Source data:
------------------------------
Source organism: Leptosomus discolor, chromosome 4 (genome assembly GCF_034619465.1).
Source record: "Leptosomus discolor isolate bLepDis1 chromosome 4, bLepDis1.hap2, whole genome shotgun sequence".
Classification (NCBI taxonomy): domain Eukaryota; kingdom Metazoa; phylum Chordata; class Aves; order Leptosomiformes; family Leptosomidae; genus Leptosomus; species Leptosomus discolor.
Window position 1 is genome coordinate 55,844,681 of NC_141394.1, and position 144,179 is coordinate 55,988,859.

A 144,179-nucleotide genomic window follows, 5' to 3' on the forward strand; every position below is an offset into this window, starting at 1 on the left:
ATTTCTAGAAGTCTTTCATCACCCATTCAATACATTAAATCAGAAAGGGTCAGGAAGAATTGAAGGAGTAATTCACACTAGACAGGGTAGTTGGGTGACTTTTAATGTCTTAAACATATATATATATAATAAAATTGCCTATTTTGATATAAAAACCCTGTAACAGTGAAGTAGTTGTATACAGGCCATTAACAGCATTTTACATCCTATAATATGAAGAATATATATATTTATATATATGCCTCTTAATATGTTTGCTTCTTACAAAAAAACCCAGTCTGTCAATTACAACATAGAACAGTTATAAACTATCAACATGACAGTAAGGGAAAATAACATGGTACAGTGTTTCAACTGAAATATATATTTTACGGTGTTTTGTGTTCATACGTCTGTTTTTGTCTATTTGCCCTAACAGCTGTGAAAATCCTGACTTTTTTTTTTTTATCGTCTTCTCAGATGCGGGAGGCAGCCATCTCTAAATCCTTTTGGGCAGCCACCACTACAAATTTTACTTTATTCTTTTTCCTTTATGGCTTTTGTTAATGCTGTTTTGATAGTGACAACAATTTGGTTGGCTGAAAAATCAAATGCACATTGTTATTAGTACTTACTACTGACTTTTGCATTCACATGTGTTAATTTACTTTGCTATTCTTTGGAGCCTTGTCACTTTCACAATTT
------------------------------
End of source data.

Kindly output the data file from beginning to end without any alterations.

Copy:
Source organism: Leptosomus discolor, chromosome 4 (genome assembly GCF_034619465.1).
Source record: "Leptosomus discolor isolate bLepDis1 chromosome 4, bLepDis1.hap2, whole genome shotgun sequence".
Classification (NCBI taxonomy): domain Eukaryota; kingdom Metazoa; phylum Chordata; class Aves; order Leptosomiformes; family Leptosomidae; genus Leptosomus; species Leptosomus discolor.
Window position 1 is genome coordinate 55,844,681 of NC_141394.1, and position 144,179 is coordinate 55,988,859.

A 144,179-nucleotide genomic window follows, 5' to 3' on the forward strand; every position below is an offset into this window, starting at 1 on the left:
ATTTCTAGAAGTCTTTCATCACCCATTCAATACATTAAATCAGAAAGGGTCAGGAAGAATTGAAGGAGTAATTCACACTAGACAGGGTAGTTGGGTGACTTTTAATGTCTTAAACATATATATATATAATAAAATTGCCTATTTTGATATAAAAACCCTGTAACAGTGAAGTAGTTGTATACAGGCCATTAACAGCATTTTACATCCTATAATATGAAGAATATATATATTTATATATATGCCTCTTAATATGTTTGCTTCTTACAAAAAAACCCAGTCTGTCAATTACAACATAGAACAGTTATAAACTATCAACATGACAGTAAGGGAAAATAACATGGTACAGTGTTTCAACTGAAATATATATTTTACGGTGTTTTGTGTTCATACGTCTGTTTTTGTCTATTTGCCCTAACAGCTGTGAAAATCCTGACTTTTTTTTTTTTATCGTCTTCTCAGATGCGGGAGGCAGCCATCTCTAAATCCTTTTGGGCAGCCACCACTACAAATTTTACTTTATTCTTTTTCCTTTATGGCTTTTGTTAATGCTGTTTTGATAGTGACAACAATTTGGTTGGCTGAAAAATCAAATGCACATTGTTATTAGTACTTACTACTGACTTTTGCATTCACATGTGTTAATTTACTTTGCTATTCTTTGGAGCCTTGTCACTTTCACAATTT